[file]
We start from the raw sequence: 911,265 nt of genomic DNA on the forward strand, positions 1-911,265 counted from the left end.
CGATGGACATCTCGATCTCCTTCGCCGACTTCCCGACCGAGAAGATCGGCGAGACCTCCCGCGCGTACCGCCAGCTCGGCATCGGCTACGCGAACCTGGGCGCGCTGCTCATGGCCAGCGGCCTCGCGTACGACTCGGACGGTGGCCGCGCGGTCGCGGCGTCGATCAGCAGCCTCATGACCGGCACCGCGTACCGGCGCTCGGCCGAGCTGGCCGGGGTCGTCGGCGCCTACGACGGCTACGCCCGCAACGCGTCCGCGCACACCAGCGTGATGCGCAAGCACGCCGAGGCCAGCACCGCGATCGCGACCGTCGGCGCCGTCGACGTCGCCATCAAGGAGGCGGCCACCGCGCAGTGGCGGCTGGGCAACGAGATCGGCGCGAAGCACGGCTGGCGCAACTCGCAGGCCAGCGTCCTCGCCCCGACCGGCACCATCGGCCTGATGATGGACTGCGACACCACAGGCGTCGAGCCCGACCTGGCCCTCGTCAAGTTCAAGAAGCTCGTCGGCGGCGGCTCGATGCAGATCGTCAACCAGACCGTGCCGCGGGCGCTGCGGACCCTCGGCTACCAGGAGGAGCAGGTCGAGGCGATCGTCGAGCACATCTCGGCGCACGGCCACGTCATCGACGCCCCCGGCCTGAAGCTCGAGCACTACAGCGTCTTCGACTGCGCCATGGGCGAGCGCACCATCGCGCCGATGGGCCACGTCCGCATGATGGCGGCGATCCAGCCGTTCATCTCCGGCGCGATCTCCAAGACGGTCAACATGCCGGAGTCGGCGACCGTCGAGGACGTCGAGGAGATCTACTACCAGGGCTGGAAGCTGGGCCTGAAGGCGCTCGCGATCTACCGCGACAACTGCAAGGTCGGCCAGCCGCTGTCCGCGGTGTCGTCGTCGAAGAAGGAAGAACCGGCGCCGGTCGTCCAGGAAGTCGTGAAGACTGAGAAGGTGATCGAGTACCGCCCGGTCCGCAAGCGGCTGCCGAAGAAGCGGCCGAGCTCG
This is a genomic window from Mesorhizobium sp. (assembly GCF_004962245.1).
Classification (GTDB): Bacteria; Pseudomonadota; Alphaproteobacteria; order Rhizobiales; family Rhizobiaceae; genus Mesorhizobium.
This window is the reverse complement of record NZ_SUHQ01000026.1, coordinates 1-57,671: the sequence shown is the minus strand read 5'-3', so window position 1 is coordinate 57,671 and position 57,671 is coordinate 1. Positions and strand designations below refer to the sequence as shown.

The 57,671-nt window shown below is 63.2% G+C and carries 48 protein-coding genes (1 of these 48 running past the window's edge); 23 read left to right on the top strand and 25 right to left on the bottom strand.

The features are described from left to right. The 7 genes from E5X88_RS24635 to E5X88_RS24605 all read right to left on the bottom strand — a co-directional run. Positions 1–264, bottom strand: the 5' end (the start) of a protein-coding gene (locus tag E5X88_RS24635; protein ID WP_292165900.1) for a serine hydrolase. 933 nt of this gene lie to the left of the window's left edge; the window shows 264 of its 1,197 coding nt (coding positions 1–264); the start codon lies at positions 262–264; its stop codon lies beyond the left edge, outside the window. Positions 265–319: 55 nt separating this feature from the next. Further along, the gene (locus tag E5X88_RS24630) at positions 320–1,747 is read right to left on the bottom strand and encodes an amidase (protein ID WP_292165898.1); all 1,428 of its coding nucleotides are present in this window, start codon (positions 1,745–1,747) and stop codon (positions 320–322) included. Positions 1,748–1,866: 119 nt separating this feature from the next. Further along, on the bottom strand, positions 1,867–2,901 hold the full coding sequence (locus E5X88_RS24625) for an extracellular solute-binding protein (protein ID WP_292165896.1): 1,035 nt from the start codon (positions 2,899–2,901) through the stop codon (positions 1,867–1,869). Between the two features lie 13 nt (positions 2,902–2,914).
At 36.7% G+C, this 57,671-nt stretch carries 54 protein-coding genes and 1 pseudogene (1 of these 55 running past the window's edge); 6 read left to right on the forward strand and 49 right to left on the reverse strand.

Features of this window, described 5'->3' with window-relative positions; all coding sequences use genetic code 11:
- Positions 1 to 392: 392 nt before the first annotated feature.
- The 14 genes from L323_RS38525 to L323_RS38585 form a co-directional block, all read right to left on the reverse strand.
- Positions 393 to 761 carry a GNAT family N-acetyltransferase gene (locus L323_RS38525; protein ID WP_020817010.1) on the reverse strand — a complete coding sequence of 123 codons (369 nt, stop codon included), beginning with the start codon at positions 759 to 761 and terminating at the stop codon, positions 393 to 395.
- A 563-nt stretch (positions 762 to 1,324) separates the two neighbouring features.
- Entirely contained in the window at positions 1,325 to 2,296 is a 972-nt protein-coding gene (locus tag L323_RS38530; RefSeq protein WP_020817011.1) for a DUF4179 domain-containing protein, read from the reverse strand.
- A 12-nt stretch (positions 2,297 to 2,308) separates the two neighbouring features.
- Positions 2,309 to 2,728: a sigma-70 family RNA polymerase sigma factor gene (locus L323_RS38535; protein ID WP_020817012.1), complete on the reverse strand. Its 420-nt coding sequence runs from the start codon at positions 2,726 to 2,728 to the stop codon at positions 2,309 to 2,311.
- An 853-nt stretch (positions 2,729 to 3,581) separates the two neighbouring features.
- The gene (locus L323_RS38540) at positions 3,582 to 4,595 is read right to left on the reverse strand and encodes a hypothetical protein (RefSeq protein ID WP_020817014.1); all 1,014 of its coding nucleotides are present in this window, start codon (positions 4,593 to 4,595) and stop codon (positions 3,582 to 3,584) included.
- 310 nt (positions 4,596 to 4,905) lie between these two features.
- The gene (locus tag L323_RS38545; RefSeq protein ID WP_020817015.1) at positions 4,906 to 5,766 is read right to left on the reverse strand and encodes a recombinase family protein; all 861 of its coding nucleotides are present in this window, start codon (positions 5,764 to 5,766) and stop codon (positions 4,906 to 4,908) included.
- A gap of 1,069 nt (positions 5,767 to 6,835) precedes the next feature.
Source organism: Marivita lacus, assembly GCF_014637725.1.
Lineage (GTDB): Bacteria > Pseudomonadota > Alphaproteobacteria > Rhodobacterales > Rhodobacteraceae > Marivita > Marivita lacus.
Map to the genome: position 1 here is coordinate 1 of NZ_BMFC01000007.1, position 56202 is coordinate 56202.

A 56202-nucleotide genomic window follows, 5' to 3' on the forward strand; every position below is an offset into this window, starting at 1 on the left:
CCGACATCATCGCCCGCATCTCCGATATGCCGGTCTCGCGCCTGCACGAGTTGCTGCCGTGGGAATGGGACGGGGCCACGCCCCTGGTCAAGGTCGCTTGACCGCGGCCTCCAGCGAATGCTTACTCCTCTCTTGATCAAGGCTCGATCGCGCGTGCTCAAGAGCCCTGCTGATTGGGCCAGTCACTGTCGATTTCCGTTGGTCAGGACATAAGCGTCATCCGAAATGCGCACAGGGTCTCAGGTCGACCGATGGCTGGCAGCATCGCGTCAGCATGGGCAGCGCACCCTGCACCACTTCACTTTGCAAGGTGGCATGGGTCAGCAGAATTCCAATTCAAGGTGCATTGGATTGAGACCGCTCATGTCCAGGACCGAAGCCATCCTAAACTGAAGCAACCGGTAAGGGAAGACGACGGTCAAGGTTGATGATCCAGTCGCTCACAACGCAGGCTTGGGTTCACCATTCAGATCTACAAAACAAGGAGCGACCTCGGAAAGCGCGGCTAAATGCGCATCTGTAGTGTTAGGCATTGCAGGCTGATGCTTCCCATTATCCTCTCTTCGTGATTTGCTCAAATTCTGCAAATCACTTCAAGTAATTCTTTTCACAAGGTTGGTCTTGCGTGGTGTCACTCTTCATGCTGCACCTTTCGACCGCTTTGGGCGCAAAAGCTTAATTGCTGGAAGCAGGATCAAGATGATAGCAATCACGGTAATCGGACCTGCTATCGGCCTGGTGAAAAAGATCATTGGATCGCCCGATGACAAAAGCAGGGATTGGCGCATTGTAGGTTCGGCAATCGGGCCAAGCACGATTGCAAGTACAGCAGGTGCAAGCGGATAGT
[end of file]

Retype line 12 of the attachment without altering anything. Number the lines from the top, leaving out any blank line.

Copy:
- Positions 393 to 761 carry a GNAT family N-acetyltransferase gene (locus L323_RS38525; protein ID WP_020817010.1) on the reverse strand — a complete coding sequence of 123 codons (369 nt, stop codon included), beginning with the start codon at positions 759 to 761 and terminating at the stop codon, positions 393 to 395.